Ray stymies Rangers in longest career outing

Ray stymies Rangers in longest career outing

ARLINGTON -- Right from the start, it appeared D-backs left-hander Robbie Ray had his good stuff working as he held the Rangers hitless through 4 2/3 innings and scoreless through seven on Tuesday night at Globe Life Park.

While the no-hitter and shutout would both eventually be lost, that hardly seemed to matter as the D-backs beat the Rangers, 4-2.

Ray (3-4) came into the game riding a three-start losing streak, and in his prior outing, he had allowed a season-high four runs.

Tuesday he commanded his fastball and was able to throw his offspeed pitches for strikes when he needed to as heturned in his finest start as a D-back.

"He was really electric," D-backs manager Chip Hale said. "His fastball was good, he was able to spot it, he used his offspeed stuff enough to keep them off-balance. But he just has that electric fastball, and he was just able to get a lot of swings-and-misses and popups."

Ray walked Prince Fielder in the first inning, but it wasn't until Elvis Andrus singled to right with two outs in the fifth that the Rangers were able to get a hit.

"I just felt like everything was working," Ray said. "Mostly my fastball command. That's something that I stressed in the last [bullpen session], and needed to work on. I was able to command my fastball to both sides of the plate."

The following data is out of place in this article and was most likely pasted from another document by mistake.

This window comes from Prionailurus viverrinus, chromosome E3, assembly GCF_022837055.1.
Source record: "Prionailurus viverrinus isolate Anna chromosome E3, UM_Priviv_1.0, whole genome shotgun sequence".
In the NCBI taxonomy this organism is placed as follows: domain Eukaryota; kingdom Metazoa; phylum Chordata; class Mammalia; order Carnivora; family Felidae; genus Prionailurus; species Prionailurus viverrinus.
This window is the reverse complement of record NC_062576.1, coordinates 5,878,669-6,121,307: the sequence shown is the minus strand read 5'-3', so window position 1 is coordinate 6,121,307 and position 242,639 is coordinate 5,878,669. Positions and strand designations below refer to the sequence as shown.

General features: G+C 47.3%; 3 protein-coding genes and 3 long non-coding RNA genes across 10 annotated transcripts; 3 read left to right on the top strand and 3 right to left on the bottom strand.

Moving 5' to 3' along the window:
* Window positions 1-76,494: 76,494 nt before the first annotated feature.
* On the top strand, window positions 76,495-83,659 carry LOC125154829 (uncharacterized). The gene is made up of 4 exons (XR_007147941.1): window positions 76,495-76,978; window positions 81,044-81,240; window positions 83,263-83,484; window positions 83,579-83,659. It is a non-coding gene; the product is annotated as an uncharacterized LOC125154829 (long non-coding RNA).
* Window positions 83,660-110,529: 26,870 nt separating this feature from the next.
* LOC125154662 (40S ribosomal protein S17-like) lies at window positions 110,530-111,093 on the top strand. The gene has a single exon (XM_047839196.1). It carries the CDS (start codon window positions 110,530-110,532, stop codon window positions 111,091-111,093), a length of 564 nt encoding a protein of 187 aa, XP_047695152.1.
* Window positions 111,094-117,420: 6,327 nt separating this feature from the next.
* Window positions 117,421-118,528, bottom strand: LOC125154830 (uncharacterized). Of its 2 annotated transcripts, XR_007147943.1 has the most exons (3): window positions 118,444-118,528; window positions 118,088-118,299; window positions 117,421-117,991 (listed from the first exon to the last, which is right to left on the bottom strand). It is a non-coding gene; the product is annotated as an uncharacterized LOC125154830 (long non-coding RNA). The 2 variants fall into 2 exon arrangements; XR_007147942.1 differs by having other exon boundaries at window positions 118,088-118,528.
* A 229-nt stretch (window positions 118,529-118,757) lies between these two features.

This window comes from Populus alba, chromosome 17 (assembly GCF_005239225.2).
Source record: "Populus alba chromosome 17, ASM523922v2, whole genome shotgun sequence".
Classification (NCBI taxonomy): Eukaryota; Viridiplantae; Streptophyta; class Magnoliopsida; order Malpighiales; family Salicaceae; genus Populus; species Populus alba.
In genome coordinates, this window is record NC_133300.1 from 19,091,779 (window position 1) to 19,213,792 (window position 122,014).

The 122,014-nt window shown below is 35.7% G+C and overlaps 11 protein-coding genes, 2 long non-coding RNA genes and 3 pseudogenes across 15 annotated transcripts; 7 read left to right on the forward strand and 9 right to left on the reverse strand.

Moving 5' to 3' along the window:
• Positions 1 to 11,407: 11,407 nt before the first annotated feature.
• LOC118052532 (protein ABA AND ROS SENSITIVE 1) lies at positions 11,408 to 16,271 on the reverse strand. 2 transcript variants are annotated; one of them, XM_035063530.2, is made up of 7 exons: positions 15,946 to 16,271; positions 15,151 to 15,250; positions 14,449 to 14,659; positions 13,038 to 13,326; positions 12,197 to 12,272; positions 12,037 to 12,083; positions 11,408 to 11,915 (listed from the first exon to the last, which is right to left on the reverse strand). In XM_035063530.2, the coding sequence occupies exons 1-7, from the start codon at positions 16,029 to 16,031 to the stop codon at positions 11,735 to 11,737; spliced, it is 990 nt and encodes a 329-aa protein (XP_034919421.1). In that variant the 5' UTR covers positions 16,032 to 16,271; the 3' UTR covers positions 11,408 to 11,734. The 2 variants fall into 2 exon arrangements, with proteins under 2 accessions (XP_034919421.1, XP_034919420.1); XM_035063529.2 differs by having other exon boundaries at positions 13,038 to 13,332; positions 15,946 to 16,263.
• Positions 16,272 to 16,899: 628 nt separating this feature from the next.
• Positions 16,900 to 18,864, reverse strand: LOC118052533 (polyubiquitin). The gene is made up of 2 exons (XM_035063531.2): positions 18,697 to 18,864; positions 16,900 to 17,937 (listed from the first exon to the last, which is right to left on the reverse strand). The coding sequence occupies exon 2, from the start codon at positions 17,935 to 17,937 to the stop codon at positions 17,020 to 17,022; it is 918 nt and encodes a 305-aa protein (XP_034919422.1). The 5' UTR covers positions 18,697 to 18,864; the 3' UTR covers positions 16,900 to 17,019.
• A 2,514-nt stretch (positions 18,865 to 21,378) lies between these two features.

The Rangers got to Ray in the eighth, scoring a pair of unearned runs thanks to a three-base error by right fielder Yasmany Tomas that started the frame.

Ray was able to retire the next two hitters after the error, but then allowed a double and a single before Hale finally went to get him.

"I probably left him in one hitter too long, to give up that other run, but he did a great job," Hale said. "He earned the right to stay out there and pitch."

The 7 2/3 innings marked the longest outing of his big league career.

"A little tired, but it's no excuse," Ray said of the eighth. "I could feel myself getting a little tired, but told myself to go out there and compete."

Once Ray was able to establish his fastball, it opened up other pitches.

"I tried to mix in some breaking balls to keep hitters off my fastball, and just kind of pitch backward a little bit," he said. "Threw the slider in fastball counts and the fastball in slider counts. It worked out for me."

After struggling during Spring Training, when he was competing for a spot in the rotation, Ray has been outstanding in his eight big league starts this year, his previous start his one small blemish. His outing Tuesday dropped his ERA to 2.16.

Ray credits the improvement to better focus and the ability to make corrections on the mound quicker than in the past.

"He works quick, he pounds the zone, and it's easy to play defense behind him," D-backs third baseman Jake Lamb said.

Steve Gilbert is a reporter for MLB.com. Read his blog, Inside the D-backs, and follow him on Twitter @SteveGilbertMLB. This story was not subject to the approval of Major League Baseball or its clubs.